When you begin a Bedtime Hero session have your child sit in the driver’s seat and operate the mouse and keyboard, at least initially. This symbolizes that they are in charge of solving the problem, not you and not the program. If eventually the speed of your child’s typing is too slow, you can offer to type for them to speed things up and also record their responses more fully.
Sit next to your child and make sure they follow the instructions accurately and completely. For example, when the program asks them to close their eyes and tap their legs back and forth, make sure they do that. And when the program asks them to imagine a time when they felt good, make sure they picture a real experience from the past that actually makes them feel good.
Each session of the program should take about 30 minutes to complete, but there is no set length. Ideally, your child should continue, even if parts of the program need to be repeated, until they have generated some new ideas about how to handle being in bed alone and they are feeling more confident about actually doing it that way in the coming week.
It’s a good idea to setup some rewards for your child as they work through the problem. At the end of the first session be prepared to agree on a prize with your child for achieving their first goal, such as a trip to a movie or a small toy for going to sleep in their own bed three nights in a row (note that three nights in a row requires more practice than just three nights in total). They may still come into your bed during the night but that’s ok. You can create another prize for handling that part later.
You can also create other prizes for other achievements as needed, such as a prize for going to sleep in their own bed for 7 nights in a row, or a prize for successfully sleeping on a makeshift bed on the floor ¼, ½ or ¾ of the way to their bedroom if sleeping in their own bed is impossible at first.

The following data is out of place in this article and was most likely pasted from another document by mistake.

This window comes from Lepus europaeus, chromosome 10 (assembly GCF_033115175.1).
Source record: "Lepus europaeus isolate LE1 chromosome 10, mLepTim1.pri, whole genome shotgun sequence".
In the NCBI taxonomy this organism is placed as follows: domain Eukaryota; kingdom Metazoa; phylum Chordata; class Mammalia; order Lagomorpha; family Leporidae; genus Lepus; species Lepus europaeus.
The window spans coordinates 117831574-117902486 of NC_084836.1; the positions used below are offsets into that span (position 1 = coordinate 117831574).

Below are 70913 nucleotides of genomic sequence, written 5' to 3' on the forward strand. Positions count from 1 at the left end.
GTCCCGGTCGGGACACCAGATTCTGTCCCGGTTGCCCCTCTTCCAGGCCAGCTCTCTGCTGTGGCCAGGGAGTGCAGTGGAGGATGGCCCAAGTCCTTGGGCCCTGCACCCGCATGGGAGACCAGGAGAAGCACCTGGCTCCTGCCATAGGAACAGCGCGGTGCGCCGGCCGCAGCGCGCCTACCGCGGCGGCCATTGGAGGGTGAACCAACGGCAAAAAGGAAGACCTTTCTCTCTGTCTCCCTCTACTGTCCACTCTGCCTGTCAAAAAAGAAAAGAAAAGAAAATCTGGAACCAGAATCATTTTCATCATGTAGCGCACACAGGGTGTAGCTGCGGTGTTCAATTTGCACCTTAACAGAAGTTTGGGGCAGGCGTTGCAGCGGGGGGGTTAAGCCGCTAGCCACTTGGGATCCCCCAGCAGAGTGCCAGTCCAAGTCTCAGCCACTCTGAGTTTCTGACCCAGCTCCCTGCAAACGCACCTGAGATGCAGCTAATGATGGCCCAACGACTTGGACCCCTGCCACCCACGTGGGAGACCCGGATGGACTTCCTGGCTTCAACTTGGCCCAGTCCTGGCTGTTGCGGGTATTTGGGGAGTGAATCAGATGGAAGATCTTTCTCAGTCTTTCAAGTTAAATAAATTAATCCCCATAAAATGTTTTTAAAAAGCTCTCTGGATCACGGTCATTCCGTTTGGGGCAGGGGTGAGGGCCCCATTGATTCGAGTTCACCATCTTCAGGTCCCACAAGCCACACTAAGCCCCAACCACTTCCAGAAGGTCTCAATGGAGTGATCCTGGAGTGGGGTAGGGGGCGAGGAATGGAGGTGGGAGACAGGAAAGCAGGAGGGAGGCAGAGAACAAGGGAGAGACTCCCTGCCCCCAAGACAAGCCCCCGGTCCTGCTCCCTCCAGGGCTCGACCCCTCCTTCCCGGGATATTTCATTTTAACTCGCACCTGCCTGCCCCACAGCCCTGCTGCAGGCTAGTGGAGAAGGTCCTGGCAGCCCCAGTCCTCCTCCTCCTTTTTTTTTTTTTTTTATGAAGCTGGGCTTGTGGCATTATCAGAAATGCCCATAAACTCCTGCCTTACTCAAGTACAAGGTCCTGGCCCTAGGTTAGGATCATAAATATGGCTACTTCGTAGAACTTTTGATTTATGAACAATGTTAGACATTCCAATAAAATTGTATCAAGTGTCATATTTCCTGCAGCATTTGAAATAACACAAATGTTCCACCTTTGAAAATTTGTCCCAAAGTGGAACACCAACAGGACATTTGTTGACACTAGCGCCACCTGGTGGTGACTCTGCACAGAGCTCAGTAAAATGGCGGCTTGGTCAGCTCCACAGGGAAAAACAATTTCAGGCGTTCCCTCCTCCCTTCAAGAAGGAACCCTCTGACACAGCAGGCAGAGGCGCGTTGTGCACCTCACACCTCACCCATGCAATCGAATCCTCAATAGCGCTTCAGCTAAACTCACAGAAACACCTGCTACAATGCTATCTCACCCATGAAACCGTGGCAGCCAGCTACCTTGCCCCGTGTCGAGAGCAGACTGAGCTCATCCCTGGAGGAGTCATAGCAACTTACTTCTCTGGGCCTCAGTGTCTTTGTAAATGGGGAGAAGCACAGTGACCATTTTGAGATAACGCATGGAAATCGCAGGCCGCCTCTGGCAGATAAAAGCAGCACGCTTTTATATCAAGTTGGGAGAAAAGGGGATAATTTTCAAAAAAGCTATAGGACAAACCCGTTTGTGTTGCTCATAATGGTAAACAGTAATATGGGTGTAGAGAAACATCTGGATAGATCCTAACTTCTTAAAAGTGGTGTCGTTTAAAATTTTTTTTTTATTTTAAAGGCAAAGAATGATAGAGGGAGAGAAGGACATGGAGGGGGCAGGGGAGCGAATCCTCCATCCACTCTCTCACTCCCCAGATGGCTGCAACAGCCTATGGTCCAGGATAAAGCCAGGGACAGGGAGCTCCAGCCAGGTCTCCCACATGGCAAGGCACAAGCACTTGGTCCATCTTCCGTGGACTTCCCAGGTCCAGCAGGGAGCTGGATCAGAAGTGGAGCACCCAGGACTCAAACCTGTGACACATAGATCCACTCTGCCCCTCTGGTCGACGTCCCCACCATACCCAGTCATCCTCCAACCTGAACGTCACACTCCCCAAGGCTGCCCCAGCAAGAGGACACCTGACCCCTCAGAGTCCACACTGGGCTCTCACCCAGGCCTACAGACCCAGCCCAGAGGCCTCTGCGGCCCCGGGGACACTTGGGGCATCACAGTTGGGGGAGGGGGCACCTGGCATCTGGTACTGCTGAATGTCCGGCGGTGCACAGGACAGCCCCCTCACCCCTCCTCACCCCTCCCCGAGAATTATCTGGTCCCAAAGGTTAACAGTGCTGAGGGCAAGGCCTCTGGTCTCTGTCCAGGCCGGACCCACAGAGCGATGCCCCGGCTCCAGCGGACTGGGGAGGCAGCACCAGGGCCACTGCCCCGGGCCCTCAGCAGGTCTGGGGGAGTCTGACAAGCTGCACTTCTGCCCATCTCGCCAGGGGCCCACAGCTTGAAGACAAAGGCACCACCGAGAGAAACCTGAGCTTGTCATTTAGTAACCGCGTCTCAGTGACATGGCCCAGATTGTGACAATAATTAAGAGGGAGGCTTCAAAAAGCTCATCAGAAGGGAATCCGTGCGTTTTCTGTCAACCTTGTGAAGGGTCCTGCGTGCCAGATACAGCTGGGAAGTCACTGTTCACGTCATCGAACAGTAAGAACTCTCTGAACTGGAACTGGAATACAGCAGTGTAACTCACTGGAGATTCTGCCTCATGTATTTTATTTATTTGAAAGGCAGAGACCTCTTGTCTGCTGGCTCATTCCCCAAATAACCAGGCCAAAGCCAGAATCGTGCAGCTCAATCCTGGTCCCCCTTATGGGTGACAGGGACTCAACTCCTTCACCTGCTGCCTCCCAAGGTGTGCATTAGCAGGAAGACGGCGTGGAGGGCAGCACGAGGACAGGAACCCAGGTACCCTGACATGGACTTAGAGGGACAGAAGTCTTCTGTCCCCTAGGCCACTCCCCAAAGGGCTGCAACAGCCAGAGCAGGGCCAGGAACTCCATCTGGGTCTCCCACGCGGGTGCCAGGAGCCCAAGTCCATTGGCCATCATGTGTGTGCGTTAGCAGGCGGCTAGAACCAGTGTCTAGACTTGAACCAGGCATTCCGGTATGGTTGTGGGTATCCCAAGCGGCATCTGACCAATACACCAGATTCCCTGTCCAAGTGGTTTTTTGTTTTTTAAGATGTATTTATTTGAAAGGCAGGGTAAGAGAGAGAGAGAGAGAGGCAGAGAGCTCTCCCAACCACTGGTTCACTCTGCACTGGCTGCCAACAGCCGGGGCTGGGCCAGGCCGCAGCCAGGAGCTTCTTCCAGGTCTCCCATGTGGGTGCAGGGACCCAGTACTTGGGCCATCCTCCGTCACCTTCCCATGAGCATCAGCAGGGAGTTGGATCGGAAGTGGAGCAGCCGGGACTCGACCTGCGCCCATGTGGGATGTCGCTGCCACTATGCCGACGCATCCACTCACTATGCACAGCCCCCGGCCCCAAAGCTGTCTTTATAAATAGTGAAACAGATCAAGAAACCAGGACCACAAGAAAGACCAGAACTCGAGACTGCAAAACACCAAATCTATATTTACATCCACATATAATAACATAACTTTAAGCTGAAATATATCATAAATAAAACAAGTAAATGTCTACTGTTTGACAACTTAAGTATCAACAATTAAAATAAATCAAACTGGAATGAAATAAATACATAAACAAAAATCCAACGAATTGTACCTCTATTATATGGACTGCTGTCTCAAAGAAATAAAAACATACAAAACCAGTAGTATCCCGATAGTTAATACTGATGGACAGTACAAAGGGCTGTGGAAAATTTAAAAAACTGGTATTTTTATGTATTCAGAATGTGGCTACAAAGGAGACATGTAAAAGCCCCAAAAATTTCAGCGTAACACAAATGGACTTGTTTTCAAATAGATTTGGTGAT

If you see that your child is working with the program and is really trying but is having difficulty just falling asleep, then using a bit of melatonin (1 to 5mg) for one or two weeks can be useful to help them get into the new pattern of falling asleep in their own bed.
Your First Conversation With Your Child
Before you start the program, your first conversation with your child should go something like this (you can even use this script if you want) …
Parent: “I noticed that you are finding it hard to sleep by yourself. Are you feeling kind of scared to sleep on your own?”
Parent: “If you keep on feeling scared like that for months or even years into the future is that the way you want things to be?”
Parent: “And if you kept on feeling scared you’d probably miss out on some fun sleepovers with your friends. So, how would you like things to be instead when you go to sleep in your own bed?”
Child: “Not feel scared.”
Parent: “Would you like to go to sleep with no problem, like it’s no big deal anymore?”
Parent: “So, when you’re going to sleep at night do you think it would work better if you’re feeling worried and scared .. or strong and confident?”
Child: “Strong and confident.”
Parent: “Well, I found this cool computer program called Bedtime Hero. It helps kids feel strong and confident at bedtime. Want to do it? I’ll help you.”
Parent: If the child says they want to keep sleeping in your bed, then say, “You’re getting too old to sleep in my bed and I think it’s time for you to learn how to feel strong and confident and happy sleeping on your own.”
Child: If they respond “Ok”, then talk about the program some more. If they balk, then talk about going to see a counsellor for help. Maybe they’ll change their tune and be willing to give the program a try. They can even use the program along with counselling to help things along.
To your personal success,
Mark Lauderdale MD FRCPC
Child and Adolescent Psychiatrist
©2020 W. Mark Lauderdale MD. All Rights Reserved.